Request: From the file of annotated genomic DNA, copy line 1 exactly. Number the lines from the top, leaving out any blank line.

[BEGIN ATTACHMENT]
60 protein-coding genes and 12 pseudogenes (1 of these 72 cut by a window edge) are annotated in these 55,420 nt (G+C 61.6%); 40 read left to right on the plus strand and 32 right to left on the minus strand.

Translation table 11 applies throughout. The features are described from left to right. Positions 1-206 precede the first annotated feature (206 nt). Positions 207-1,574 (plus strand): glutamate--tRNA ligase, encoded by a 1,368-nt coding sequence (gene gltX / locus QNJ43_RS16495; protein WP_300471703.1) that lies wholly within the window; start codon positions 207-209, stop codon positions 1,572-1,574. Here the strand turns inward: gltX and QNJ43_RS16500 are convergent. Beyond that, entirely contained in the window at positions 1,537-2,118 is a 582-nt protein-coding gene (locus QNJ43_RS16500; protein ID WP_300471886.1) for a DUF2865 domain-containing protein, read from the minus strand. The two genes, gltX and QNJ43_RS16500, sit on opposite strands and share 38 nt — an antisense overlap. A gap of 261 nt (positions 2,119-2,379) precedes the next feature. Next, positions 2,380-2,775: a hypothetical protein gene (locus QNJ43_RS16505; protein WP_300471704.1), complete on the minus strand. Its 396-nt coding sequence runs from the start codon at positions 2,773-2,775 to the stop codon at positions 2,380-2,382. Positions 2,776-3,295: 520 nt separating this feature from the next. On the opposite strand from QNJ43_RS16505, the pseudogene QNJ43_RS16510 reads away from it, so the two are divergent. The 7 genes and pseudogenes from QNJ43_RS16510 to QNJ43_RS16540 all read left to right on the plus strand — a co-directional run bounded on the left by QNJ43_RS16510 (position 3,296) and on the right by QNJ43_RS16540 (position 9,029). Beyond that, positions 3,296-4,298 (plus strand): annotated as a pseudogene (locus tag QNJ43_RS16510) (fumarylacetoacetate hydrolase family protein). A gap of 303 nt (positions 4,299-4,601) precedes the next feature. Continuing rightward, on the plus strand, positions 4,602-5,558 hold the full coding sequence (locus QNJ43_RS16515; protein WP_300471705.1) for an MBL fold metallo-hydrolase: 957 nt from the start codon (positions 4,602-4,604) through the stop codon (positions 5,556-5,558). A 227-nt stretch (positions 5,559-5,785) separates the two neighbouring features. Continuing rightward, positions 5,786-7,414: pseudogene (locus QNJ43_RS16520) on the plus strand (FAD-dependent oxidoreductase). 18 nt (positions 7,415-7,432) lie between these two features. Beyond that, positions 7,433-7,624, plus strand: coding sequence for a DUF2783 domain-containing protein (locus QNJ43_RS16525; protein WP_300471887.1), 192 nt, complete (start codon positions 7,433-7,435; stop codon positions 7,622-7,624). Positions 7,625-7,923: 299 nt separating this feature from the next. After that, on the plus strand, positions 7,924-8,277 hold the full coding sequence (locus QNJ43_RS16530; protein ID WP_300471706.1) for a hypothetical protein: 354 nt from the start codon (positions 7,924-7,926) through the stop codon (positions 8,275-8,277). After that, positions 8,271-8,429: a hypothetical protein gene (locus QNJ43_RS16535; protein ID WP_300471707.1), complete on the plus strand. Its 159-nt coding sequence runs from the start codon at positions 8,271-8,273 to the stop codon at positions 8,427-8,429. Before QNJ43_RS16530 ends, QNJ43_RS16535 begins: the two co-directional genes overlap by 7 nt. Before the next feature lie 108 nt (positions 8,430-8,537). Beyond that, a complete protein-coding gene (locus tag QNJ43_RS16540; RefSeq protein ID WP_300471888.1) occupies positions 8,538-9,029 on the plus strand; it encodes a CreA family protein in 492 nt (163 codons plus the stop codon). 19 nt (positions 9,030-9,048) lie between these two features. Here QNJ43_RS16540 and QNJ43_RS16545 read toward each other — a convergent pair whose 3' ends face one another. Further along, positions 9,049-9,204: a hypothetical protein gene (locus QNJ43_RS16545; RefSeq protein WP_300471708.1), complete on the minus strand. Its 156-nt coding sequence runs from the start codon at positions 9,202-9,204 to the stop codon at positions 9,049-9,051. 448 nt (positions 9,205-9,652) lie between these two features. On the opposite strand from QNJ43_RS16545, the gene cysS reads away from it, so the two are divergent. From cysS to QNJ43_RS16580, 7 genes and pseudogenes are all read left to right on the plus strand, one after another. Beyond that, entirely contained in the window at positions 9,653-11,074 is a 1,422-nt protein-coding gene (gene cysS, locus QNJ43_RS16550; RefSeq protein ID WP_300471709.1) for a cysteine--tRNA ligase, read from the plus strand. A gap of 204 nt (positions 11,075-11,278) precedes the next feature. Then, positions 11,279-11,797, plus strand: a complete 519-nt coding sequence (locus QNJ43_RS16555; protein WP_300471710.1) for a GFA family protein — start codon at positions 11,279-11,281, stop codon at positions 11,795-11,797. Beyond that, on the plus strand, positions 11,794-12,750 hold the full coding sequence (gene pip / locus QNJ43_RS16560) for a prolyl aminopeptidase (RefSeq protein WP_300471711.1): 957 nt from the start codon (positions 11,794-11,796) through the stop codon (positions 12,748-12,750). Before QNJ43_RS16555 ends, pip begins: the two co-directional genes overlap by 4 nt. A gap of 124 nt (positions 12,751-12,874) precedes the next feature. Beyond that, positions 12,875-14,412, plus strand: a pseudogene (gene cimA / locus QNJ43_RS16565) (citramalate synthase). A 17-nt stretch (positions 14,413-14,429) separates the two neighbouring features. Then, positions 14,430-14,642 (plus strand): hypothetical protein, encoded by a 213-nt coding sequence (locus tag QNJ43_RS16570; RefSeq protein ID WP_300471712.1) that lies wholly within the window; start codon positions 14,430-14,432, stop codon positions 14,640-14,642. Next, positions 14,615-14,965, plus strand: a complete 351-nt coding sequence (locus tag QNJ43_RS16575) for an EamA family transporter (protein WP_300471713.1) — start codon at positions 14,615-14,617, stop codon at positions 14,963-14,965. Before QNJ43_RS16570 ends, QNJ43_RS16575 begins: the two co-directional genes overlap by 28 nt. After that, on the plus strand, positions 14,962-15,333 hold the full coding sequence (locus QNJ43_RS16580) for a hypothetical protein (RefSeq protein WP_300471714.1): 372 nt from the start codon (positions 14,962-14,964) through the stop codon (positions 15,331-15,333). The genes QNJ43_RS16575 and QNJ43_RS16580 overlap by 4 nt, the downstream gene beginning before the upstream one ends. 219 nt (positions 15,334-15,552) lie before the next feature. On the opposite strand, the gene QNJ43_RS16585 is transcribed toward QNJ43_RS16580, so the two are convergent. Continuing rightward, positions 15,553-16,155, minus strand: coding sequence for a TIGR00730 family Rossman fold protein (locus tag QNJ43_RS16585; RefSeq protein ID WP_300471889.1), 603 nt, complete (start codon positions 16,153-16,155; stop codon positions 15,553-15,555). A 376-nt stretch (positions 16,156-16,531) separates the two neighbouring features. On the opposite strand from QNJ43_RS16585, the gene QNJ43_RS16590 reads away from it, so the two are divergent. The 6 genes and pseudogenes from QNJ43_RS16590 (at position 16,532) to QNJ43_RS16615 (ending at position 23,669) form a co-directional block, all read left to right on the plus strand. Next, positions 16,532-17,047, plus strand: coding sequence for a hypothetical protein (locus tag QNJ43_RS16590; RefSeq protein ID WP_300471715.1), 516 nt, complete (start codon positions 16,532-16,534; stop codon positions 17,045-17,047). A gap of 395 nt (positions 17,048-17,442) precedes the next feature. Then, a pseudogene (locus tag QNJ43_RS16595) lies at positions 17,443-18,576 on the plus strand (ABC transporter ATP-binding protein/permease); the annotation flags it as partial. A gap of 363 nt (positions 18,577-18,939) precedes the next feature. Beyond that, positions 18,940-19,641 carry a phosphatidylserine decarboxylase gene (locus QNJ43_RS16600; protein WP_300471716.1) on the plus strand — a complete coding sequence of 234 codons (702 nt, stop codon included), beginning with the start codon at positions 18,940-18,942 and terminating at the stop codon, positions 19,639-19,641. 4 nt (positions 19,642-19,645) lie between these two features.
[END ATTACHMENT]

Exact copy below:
60 protein-coding genes and 12 pseudogenes (1 of these 72 cut by a window edge) are annotated in these 55,420 nt (G+C 61.6%); 40 read left to right on the plus strand and 32 right to left on the minus strand.